“Although the SST Chapter likes the absurdity of the debate of ‘Thomson’ or ‘Thompson,’” said Brandon Wilding, SST historian. “And we feel that this topic forces people to do their own research and delve deeper into the history of Snowshoe, we truly see that the spelling of his name is not what made this man so great. Maybe we should have named our Chapter the Jon Torsteinson Rue Chapter #1827, so that his loyalty, selflessness, courage and loving character would have been the focus. But with that said, let me matter of factly add that his name was obviously spelled with a P.”

On a similar note, regardless of the spelling of his name, Snowshoe Thompson lives on in folk legend and history alike as a larger-than-life character of grit and fortitude, and as Dan De Quille wrote after interviewing Thompson, “his equal in his peculiar line will probably never be seen again.”

Rest in Peace, Eldon ‘Teach’ Jones

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From the time I joined the Clampers, he was there. Practically every doings I ever went to, he was there. He was there on Tuesday before a doins, picking out camp sites for everybody. He was there on Monday after a doins, cleaning up anything left behind. He was there at every SST meeting. The few select friends and family who I’ve sponsored into ECV, he was there (I always asked him to interview them and see if they were a worthy candidate, a process which remains one of my favorite memories of him). Whenever I’d go have a beer at Ryan’s, he was there.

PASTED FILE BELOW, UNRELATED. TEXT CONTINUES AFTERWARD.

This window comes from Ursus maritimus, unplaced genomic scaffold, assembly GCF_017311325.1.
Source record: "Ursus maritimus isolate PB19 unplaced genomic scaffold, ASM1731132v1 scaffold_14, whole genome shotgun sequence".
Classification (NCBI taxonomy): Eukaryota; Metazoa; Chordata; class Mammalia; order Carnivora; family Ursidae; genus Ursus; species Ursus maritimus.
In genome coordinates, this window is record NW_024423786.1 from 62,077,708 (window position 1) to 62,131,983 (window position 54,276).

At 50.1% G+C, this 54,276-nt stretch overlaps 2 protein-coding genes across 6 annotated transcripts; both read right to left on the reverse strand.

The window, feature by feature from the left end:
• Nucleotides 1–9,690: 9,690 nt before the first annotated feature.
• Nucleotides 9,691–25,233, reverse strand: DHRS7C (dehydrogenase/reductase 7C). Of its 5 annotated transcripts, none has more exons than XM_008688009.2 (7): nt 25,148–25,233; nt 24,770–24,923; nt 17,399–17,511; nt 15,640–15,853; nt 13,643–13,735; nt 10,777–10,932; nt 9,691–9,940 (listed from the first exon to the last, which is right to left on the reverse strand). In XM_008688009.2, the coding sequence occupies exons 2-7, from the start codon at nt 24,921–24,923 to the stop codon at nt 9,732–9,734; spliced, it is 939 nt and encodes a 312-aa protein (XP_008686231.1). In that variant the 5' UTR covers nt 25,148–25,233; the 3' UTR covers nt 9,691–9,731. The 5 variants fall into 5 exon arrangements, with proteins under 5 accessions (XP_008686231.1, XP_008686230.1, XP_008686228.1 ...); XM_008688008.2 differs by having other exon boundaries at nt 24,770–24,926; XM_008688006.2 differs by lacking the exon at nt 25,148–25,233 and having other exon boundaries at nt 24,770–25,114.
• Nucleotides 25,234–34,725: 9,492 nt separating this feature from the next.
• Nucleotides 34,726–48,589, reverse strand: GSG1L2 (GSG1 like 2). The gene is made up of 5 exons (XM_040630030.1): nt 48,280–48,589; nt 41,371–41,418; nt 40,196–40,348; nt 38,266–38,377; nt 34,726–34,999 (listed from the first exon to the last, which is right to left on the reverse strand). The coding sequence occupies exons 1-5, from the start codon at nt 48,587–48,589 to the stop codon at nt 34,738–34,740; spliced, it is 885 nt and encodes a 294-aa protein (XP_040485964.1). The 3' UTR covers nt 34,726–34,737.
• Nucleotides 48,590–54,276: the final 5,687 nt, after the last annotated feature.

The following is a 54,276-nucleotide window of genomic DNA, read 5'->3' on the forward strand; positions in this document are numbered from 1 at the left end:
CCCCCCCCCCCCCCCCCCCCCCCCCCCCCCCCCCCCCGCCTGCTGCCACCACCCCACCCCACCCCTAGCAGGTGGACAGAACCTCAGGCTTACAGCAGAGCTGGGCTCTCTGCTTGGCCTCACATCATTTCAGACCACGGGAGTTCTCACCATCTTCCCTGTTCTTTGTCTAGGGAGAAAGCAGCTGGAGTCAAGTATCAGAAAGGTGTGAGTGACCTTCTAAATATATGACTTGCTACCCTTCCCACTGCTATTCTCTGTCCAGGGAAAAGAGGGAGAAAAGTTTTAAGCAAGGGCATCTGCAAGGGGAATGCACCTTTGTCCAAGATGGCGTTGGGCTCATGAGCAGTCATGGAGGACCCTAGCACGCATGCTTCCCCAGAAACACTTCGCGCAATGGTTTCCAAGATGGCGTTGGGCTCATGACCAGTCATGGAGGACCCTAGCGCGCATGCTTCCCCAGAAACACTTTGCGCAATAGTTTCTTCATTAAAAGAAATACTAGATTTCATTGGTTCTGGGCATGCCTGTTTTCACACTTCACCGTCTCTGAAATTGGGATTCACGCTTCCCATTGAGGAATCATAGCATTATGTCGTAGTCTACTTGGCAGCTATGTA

It was so much more than just being there, though. Teach’s camp was usually in the center of things, because he got there first and everybody set up around him. And more than that, because he was the most welcoming person in Clamperdom. It did not matter if you had barely had your blinders lifted or if you were a XNGH. He would give those unable to stand a place to sit, and give those who wandered a light to find their way. He had no enemies and was hailed by brethren wherever he went. He was never to my knowledge an officer or greybeard of any chapter, but set an example of brotherhood for anyone who knew him.

Rest in Peace, Eldon ‘Teach’ Jones. The brothers who knew you will endeavor to carry on your example of dignity and brotherhood.

Demotion Dinner 2016 pictures

By | Clamper Events

Thanks to Brother George Mortimer for the pictures.

Summer Doin’s 2015 pictures

By | Clamper Events

Thanks to Brother George Mortimer for the images.